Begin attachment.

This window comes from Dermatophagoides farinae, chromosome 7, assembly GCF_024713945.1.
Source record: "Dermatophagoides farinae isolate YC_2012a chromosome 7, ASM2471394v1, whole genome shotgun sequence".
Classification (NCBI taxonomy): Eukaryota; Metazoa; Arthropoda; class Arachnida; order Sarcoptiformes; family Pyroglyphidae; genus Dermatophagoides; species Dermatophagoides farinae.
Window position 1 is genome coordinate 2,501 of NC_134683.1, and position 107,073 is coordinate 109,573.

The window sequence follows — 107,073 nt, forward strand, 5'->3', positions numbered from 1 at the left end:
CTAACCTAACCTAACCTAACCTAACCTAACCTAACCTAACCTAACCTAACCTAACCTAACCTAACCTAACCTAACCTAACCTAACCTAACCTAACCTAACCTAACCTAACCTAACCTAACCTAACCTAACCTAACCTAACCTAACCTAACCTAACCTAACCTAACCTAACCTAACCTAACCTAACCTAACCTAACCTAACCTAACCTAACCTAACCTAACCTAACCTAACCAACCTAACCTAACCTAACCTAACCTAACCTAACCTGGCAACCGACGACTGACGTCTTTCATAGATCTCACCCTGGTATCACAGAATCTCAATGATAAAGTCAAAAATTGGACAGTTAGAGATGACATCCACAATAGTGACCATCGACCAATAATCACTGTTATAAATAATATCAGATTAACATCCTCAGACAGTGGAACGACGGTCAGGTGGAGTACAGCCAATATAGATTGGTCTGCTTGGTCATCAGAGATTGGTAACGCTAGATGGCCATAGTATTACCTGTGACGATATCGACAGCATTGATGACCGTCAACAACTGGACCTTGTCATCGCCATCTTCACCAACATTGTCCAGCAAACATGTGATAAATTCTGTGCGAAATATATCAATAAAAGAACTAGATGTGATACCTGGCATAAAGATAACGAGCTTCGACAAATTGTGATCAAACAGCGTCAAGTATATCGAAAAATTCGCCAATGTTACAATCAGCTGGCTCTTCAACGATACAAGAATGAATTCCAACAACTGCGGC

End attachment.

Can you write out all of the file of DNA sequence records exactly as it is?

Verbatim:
This window comes from Dermatophagoides farinae, chromosome 7, assembly GCF_024713945.1.
Source record: "Dermatophagoides farinae isolate YC_2012a chromosome 7, ASM2471394v1, whole genome shotgun sequence".
Classification (NCBI taxonomy): Eukaryota; Metazoa; Arthropoda; class Arachnida; order Sarcoptiformes; family Pyroglyphidae; genus Dermatophagoides; species Dermatophagoides farinae.
Window position 1 is genome coordinate 2,501 of NC_134683.1, and position 107,073 is coordinate 109,573.

The window sequence follows — 107,073 nt, forward strand, 5'->3', positions numbered from 1 at the left end:
CTAACCTAACCTAACCTAACCTAACCTAACCTAACCTAACCTAACCTAACCTAACCTAACCTAACCTAACCTAACCTAACCTAACCTAACCTAACCTAACCTAACCTAACCTAACCTAACCTAACCTAACCTAACCTAACCTAACCTAACCTAACCTAACCTAACCTAACCTAACCTAACCTAACCTAACCTAACCTAACCTAACCTAACCTAACCTAACCTAACCTAACCAACCTAACCTAACCTAACCTAACCTAACCTAACCTGGCAACCGACGACTGACGTCTTTCATAGATCTCACCCTGGTATCACAGAATCTCAATGATAAAGTCAAAAATTGGACAGTTAGAGATGACATCCACAATAGTGACCATCGACCAATAATCACTGTTATAAATAATATCAGATTAACATCCTCAGACAGTGGAACGACGGTCAGGTGGAGTACAGCCAATATAGATTGGTCTGCTTGGTCATCAGAGATTGGTAACGCTAGATGGCCATAGTATTACCTGTGACGATATCGACAGCATTGATGACCGTCAACAACTGGACCTTGTCATCGCCATCTTCACCAACATTGTCCAGCAAACATGTGATAAATTCTGTGCGAAATATATCAATAAAAGAACTAGATGTGATACCTGGCATAAAGATAACGAGCTTCGACAAATTGTGATCAAACAGCGTCAAGTATATCGAAAAATTCGCCAATGTTACAATCAGCTGGCTCTTCAACGATACAAGAATGAATTCCAACAACTGCGGC